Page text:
Premature screen-outs and/or low proppant concentration are the most likely cause of failure in hydraulic fracturing treatments. Although commonly blamed on a variety of presumed problems—most typically the treating fluid, or large-scale reservoir conditions, such as permeability or stress profile—the true source of most problems has been uncovered only recently by careful analysis of treatment data. The source is referred to as near-wellbore tortuosity, but it can variously arise from deviatoric stress, natural fractures and/or perforation-dominated creation of complex fracture patterns in the wellbore vicinity.

Numerous theories have been formulated to deal with near-wellbore screen-outs and, especially for oriented wellbores from Arctic or offshore platforms, various perforation strategies have been postulated and/or implemented. In contrast to the idealizations and costs associated with those theories and strategies, this paper presents simple cheap solutions that are less sensitive to the wellbore environment This novel strategy involves injection of proppant slugs into the near-wellbore region and, when necessary, immediate shut-ins upon small slugs, with three important results: the response of the near well-bore region can be measured and characterized; a large part of the near-wellbore tortuosity can be removed, by simplifying the near-wellbore fracture pattern; and the true nature of the large-scale reservoir response can be determined, e.g. from the greatly modified pressure fall-off obtained after placing slugs near the wellbore.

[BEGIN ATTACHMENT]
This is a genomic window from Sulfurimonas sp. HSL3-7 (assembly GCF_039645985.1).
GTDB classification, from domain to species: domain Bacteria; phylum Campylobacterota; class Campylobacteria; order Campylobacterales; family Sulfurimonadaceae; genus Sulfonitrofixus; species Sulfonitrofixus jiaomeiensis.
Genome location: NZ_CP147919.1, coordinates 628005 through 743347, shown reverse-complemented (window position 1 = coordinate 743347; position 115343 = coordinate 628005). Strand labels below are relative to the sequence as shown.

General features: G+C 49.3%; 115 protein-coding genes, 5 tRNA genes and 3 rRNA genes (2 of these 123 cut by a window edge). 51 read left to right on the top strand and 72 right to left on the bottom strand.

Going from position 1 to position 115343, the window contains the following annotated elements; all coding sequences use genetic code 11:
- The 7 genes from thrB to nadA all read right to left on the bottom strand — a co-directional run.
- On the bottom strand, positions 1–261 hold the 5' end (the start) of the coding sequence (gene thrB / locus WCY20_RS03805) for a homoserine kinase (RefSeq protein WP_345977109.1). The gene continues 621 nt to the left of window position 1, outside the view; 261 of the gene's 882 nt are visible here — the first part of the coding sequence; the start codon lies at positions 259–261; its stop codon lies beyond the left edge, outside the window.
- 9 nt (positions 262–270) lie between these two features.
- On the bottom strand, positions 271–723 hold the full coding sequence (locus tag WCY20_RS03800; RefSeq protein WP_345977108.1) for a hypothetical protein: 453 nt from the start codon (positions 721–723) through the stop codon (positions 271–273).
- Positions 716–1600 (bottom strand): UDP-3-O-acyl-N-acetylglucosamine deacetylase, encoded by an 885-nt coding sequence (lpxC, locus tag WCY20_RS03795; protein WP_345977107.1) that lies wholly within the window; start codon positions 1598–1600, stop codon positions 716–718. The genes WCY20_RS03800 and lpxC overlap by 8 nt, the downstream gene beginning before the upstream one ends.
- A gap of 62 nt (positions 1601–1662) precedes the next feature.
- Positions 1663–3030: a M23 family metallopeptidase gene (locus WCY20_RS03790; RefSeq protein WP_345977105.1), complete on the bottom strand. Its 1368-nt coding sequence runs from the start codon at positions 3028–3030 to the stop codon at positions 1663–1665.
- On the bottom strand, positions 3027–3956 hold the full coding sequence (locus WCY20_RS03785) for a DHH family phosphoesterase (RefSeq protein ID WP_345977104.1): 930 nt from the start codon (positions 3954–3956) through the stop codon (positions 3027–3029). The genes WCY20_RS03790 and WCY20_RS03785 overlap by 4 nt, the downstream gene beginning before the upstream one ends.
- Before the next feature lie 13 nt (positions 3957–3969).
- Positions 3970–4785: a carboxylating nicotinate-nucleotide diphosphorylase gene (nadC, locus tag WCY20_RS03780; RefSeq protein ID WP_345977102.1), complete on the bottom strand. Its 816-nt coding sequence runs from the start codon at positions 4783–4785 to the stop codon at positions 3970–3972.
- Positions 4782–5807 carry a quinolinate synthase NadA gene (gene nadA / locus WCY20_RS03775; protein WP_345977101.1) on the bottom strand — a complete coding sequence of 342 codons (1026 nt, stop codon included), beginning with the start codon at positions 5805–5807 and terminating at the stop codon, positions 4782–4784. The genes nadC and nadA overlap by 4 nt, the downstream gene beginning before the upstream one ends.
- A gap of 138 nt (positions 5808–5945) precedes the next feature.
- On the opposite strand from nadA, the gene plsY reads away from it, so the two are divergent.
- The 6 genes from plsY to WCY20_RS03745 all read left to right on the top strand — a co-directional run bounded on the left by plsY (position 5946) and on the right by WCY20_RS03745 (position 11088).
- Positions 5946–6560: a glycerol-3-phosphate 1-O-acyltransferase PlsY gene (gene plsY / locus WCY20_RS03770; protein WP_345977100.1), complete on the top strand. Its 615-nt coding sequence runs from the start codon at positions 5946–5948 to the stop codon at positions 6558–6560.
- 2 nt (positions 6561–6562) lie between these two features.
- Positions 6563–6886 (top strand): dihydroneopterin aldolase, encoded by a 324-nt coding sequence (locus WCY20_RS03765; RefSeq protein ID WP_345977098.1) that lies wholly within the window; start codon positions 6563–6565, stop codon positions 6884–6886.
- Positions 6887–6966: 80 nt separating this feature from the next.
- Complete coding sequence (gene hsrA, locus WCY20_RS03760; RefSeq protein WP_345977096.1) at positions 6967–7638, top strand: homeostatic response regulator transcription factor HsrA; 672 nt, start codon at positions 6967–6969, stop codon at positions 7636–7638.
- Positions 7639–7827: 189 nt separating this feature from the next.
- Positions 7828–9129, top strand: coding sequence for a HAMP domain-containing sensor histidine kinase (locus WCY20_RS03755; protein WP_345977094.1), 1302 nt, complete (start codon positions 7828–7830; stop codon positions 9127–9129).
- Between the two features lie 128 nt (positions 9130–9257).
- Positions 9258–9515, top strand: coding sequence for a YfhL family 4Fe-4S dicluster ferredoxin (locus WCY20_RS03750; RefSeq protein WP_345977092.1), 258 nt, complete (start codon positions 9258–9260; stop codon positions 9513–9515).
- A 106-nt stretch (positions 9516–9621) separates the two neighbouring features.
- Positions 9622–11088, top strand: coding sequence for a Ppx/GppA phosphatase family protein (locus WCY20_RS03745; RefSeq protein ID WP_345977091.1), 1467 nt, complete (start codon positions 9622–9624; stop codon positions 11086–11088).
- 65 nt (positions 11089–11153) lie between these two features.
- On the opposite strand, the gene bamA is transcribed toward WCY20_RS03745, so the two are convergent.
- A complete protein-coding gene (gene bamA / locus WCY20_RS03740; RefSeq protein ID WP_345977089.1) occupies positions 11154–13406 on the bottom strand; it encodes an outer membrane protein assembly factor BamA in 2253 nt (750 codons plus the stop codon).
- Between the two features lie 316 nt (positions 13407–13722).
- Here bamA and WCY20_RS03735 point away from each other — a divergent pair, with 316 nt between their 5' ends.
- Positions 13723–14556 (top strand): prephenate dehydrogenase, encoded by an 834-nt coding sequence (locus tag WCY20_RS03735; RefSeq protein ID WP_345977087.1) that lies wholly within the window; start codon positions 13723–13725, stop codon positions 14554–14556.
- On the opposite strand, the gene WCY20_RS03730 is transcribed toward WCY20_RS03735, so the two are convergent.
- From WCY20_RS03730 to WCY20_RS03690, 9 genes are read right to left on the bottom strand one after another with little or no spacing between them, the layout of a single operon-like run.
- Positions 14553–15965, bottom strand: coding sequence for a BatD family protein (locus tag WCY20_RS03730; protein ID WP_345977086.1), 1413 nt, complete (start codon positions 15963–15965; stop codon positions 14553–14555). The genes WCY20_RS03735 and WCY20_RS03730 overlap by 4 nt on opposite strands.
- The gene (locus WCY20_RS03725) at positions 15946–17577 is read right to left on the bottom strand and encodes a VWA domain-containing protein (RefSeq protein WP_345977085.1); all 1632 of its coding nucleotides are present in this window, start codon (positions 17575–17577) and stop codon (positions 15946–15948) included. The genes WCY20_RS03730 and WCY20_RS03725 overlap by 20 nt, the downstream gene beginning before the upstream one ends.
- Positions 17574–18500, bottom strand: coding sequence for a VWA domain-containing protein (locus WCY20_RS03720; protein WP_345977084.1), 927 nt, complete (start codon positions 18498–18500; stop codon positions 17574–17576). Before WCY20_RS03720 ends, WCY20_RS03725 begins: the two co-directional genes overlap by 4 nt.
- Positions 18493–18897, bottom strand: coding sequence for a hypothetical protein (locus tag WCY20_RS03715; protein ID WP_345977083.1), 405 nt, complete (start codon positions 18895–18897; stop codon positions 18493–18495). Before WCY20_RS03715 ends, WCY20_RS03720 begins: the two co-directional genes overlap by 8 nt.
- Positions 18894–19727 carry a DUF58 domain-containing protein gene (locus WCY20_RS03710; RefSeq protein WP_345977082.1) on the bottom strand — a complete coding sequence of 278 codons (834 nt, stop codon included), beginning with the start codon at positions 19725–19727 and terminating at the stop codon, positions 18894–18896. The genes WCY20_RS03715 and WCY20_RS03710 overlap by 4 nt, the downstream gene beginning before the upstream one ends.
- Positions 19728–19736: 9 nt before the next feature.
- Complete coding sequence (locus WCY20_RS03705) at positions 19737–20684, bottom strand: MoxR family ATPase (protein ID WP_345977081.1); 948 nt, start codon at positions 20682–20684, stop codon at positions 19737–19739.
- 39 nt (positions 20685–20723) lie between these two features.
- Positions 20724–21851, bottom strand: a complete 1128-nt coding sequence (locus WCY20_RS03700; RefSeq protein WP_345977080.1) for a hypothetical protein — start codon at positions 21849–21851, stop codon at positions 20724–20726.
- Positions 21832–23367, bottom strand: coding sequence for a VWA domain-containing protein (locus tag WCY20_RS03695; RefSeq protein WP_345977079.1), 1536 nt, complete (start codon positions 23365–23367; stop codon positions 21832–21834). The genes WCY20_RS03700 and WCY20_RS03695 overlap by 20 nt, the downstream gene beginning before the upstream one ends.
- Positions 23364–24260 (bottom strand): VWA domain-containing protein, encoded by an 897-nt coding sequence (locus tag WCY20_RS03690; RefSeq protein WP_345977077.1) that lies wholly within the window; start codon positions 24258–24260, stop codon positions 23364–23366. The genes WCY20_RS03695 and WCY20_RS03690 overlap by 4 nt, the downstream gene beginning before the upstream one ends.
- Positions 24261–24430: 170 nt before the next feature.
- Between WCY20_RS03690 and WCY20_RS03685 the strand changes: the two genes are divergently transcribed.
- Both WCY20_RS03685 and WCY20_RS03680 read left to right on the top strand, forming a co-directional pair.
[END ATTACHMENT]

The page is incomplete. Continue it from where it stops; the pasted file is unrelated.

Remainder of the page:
The paper reports the concept and implementation, in a number of commercial fracturing environments, in both gas and oil reservoirs, with both foam and liquid-gel jobs. These show the effective removal of tortuosity varying from 20 to 200 bars and associated elevation of allowable proppant concentrations.

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